Granted, one might argue that had Anders Lee, the Isles’ Captain, not torn his ACL during the middle of the season, the Nassaumen might have actually gotten past Tampa a few weeks ago and perhaps they’d be the ones now hoisting Lord Stanley’s favorite chalice.
Alas, the Isles fell in the third-round of the playoffs for the second consecutive year, to the same team and now head into an off-season filled with questions regarding how to keep the core of the team together in a flat cap world, while also adding the necessary pieces to get over the hump next year.
The Isles have been a model of consistency the past few seasons under Lou Lamoriello and Barry Trotz and there hasn’t been much roster turnover during that time. But now the reality of the flat cap, as well as the Expansion Draft, are upon them. We know Mathew Barzal isn’t going anywhere. But could the likes of Jordan Eberle, Anthony Beauvillier or Josh Bailey be on the move? What about Casey Cizikas, the pivot for the team’s Identity Line? He’s an unrestricted free agent and he could very well have a tough decision to make as there are sure to be plenty of suitors who would like to pry him away from the Islanders.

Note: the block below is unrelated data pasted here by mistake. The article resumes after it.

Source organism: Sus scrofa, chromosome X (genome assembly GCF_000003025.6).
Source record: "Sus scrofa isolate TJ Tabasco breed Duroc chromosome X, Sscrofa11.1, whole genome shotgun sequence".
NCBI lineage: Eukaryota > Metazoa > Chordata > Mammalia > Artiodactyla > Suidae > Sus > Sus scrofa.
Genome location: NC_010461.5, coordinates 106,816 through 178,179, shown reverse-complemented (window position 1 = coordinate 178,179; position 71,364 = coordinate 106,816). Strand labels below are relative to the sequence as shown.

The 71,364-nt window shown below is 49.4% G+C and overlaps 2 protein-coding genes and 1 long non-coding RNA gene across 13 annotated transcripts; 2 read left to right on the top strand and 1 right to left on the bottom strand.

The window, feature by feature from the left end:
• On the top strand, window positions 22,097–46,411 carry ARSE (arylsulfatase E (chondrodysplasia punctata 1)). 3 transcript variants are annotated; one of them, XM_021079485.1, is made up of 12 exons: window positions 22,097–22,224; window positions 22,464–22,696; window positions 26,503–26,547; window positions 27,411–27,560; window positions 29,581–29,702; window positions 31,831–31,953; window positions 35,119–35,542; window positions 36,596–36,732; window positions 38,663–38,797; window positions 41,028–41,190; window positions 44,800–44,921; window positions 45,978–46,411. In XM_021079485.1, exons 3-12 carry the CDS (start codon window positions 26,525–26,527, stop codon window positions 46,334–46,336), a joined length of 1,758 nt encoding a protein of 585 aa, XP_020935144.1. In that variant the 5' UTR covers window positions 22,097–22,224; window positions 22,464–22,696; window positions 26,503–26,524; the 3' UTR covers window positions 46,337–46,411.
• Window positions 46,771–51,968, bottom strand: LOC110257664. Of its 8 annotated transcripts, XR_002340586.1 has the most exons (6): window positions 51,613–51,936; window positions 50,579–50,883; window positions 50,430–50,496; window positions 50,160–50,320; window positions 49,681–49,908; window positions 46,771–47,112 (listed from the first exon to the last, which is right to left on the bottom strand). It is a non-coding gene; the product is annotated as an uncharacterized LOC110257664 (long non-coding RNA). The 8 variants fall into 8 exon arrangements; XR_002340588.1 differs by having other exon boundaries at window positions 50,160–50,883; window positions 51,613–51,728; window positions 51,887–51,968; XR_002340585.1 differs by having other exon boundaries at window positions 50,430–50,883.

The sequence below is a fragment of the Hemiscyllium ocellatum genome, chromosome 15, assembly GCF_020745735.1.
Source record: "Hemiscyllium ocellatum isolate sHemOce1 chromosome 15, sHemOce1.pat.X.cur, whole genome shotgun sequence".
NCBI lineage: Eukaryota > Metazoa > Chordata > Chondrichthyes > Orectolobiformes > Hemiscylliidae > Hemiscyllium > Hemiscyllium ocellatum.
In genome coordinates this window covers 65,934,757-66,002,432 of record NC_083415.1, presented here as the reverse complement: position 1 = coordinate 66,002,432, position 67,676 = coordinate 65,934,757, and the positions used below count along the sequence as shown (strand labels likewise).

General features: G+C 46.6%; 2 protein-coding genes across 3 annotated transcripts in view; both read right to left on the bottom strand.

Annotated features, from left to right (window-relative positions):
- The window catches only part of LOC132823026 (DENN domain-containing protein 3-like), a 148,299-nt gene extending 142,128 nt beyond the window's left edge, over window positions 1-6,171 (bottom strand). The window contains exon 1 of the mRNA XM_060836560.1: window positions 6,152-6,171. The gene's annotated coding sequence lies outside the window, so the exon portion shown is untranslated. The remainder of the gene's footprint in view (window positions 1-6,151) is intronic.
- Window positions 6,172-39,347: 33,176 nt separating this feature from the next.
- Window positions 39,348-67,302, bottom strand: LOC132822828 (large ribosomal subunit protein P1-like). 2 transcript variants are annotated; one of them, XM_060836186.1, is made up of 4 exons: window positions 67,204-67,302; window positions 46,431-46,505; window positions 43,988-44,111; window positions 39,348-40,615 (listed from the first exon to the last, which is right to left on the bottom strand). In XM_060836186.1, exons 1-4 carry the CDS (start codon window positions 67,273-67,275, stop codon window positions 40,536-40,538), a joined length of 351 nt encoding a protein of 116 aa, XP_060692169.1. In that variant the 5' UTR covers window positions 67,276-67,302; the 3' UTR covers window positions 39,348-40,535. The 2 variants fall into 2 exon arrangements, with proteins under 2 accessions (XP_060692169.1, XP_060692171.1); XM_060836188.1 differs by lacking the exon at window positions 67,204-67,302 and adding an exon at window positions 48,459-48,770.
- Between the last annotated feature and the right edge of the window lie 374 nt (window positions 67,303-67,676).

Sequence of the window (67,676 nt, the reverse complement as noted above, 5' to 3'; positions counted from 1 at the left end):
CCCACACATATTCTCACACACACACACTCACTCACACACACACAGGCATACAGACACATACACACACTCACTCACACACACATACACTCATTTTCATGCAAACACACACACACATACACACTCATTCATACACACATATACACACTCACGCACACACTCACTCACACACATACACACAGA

In fact, one of those suitors could be the Rangers, who are in desperate need of a player of Cizikas’ ilk as the franchise attempts to become more difficult to play against under the new regime of Chris Drury and Gerard Gallant.
Gallant doesn’t like putting youngsters with potential on the fourth-line; he sees no benefit to it. So, might a veteran like Cizikas make sense to fill that role? And as for the mandate to get tougher to play against, surely the Seventh Avenue Skaters will have to move some of their young guns in order to acquire the type of players they’re seeking.
Could 2017 first-rounder Filip Chytil be moved as part of a package to get a player like Aleksander Barkov, Matthew Tkachuk or even Jack Eichel? And what about a player like Pavel Buchnevich, who has clearly grown leaps and bounds since making his debut during the 2016-17 season? If Vitali Kravtsov, Kaapo Kakko and Alexis Lafreniere are all going to be part of the top-six next season then somebody from the quartet of Mika Zibanejad, Artemi Panarin, Chris Kreider and Ryan Strome has to be either moved down the lineup or shipped out altogether.
There’s simply too many mouths to feed and not enough food to go around. And let’s not forget, the Rangers could still target UFAs like: Phillip Danault; Blake Coleman; Barclay Goodrow and Zach Hyman to fill out the bottom-six of their forward group.